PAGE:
On the up side, South Shore has great transportation options, including a commuter train that goes downtown and can connect with Indiana and Wisconsin. Speedy bus service and a direct drive via Lake Shore Drive also goes directly into downtown, while a major toll road expedites travel to Indiana and Michigan.

Many residents can walk to nearby Lake Michigan, enjoy a public golf course, parks, the beach and grassy picnic areas of the South Shore Cultural Center. Soon the Obama presidential center will rise just north of the neighborhood.

The historic Jackson Park Highlands section of South Shore offers multi-million dollar homes and baby mansions home to the likes of civil rights leader Jesse Jackson, other movers and shakers, successful professionals, executives and even University of Chicago employees. The Nation of Islam’s headquarters Mosque Maryam is located in South Shore and there is a relatively new international high school on Jeffrey Boulevard, a major street.

Some strongly believe neighborhood problems are tied to gentrification as longtime institutions like the Black United Fund, ABJ Community Services, the South Shore Chamber of Commerce, South Shore Works, the Southeast Side Block Club Alliance and Nation of Islam try to promote progress. South Shore has a farmers market, jazz performances, a profitable Starbuck’s franchise once owned by entrepreneur and basketball great Magic Johnson, Chef Sarah’s and other Black restaurants, several banks, an arts center and is a walk, bike, bus ride or short drive away from the South Side YMCA.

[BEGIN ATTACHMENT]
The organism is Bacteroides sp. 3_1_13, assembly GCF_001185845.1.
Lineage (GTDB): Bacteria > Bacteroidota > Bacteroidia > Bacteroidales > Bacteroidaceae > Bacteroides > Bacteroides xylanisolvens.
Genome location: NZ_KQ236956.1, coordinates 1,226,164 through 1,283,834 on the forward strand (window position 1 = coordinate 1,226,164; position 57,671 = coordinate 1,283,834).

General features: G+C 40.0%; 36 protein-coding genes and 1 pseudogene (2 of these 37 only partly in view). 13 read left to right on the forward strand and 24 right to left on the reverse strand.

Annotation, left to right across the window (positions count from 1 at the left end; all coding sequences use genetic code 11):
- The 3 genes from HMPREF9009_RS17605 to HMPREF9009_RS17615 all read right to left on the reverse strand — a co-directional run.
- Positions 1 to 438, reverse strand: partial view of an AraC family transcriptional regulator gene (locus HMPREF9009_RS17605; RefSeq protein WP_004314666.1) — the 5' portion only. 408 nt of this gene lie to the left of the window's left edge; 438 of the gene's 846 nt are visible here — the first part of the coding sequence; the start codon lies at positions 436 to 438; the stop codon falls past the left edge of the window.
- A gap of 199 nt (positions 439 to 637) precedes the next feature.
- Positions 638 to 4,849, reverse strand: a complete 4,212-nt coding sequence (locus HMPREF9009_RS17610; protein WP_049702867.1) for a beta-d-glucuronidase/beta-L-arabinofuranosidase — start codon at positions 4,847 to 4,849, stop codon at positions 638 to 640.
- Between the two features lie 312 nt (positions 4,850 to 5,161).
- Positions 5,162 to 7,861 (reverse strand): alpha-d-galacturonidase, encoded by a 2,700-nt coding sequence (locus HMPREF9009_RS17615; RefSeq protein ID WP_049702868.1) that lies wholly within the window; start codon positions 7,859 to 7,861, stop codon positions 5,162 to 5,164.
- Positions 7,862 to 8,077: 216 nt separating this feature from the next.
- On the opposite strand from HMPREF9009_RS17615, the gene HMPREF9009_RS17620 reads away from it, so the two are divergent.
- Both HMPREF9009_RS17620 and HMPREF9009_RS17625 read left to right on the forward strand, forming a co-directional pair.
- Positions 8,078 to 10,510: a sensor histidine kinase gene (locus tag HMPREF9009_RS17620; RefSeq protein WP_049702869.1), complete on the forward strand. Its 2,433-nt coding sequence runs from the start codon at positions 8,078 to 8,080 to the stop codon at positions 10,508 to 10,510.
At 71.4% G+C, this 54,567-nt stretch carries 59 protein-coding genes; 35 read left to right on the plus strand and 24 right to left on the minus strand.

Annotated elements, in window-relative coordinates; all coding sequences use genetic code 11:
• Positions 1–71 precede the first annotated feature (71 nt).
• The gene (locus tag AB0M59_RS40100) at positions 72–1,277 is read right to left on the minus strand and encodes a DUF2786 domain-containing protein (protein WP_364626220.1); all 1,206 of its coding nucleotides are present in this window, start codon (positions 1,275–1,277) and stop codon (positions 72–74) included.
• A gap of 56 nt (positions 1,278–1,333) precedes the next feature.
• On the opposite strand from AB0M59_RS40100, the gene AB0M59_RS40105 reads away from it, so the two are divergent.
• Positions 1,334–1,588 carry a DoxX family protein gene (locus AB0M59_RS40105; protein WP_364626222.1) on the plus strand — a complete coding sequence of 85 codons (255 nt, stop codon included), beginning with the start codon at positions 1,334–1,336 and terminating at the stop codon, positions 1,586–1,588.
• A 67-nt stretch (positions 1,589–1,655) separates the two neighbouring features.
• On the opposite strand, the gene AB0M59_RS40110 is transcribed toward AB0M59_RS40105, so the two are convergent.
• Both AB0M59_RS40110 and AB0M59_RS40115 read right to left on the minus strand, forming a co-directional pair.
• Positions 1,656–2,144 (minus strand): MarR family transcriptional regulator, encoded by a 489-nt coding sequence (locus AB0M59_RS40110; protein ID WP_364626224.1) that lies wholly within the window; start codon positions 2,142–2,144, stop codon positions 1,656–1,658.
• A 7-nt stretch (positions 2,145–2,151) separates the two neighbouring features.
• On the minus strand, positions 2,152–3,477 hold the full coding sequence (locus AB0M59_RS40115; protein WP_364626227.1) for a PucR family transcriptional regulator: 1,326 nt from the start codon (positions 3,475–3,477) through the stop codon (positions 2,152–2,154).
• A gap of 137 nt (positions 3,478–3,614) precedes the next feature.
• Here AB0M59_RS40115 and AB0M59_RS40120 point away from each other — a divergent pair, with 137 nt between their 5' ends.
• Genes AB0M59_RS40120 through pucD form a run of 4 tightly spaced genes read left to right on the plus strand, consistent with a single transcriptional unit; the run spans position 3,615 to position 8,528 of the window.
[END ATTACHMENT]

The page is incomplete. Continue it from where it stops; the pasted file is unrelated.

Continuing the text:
Men and women link arms near the railroad tracks on 71st and Jeffrey Blvd., near the area police shot and killed Harith "Snoop" Augustus.

The area near where the shooting took place, around 71st St. and Jeffrey Blvd., is problematic: Illegal activity and loitering can frustrate business owners and sporadic conflicts among young men, who could be better described as belonging to small cliques than the highly organized gangs back in the day, are not unusual.  

Those factors can bring more police focus, but not enough police respect and outreach, said some residents.

“When the fire department wants to ask people for money, they’ll at least get out there with their boots and engage with the community. But police officers in the Black community just ride around in their cars, and there’s no relationship there,” Mr. Johnson told The Final Call. “The police are the ones who are supposed to help organize the block parties, the back-to-school giveaways, or the free water drives. Instead, they do things that gets the city sued for money it doesn’t have. They could use the money they have to give to a parent or whoever for the death of their child, and put it back in the community. This city has paid out millions in wrongful death money because of the police, and hasn’t given $10,000 to the community in free hot dogs or bottled water.”